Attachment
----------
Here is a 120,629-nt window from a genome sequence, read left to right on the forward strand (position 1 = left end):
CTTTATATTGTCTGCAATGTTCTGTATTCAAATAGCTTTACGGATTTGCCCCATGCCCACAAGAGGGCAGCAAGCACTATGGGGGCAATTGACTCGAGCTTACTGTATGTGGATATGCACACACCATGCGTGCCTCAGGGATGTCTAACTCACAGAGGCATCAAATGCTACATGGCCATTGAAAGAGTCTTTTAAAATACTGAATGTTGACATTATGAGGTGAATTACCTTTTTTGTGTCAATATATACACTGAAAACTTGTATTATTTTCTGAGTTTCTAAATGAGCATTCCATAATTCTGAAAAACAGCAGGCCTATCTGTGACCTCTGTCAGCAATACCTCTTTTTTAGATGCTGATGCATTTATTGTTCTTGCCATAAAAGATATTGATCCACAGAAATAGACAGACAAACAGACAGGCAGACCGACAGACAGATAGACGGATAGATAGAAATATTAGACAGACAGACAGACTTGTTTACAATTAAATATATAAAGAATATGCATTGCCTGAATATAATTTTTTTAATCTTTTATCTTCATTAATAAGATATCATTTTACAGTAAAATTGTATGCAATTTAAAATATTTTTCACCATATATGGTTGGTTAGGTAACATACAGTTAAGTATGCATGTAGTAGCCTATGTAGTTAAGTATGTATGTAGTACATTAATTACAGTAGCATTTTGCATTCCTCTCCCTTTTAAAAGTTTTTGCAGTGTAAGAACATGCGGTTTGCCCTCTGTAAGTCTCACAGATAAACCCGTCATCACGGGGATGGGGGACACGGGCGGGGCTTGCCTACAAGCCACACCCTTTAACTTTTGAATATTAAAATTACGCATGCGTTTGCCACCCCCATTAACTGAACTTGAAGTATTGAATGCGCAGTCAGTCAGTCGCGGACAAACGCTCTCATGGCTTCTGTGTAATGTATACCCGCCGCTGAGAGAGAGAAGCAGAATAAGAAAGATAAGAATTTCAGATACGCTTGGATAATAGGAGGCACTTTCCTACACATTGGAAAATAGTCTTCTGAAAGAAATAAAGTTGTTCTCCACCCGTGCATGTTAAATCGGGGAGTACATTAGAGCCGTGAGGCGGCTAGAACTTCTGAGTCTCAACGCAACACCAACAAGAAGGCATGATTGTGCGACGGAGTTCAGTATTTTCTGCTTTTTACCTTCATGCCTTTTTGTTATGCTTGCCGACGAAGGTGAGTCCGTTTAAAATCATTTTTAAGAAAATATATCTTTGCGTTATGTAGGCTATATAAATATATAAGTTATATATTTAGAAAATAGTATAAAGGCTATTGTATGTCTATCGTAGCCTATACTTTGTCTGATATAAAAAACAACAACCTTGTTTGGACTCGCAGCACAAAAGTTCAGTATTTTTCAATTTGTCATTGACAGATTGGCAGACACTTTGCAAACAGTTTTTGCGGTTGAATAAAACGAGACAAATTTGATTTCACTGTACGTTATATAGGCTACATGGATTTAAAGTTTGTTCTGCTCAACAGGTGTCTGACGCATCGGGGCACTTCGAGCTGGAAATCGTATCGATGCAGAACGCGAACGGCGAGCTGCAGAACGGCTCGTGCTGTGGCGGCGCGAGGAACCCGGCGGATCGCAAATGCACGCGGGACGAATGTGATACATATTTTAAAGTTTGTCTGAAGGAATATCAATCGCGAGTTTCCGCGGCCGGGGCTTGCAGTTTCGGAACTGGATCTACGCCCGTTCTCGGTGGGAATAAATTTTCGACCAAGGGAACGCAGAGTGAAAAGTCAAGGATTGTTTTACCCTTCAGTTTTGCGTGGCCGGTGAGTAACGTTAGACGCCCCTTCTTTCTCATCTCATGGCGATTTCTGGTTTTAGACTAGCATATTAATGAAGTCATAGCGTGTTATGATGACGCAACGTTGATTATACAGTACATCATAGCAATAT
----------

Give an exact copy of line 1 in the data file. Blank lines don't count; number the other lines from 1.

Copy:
Here is a 120,629-nt window from a genome sequence, read left to right on the forward strand (position 1 = left end):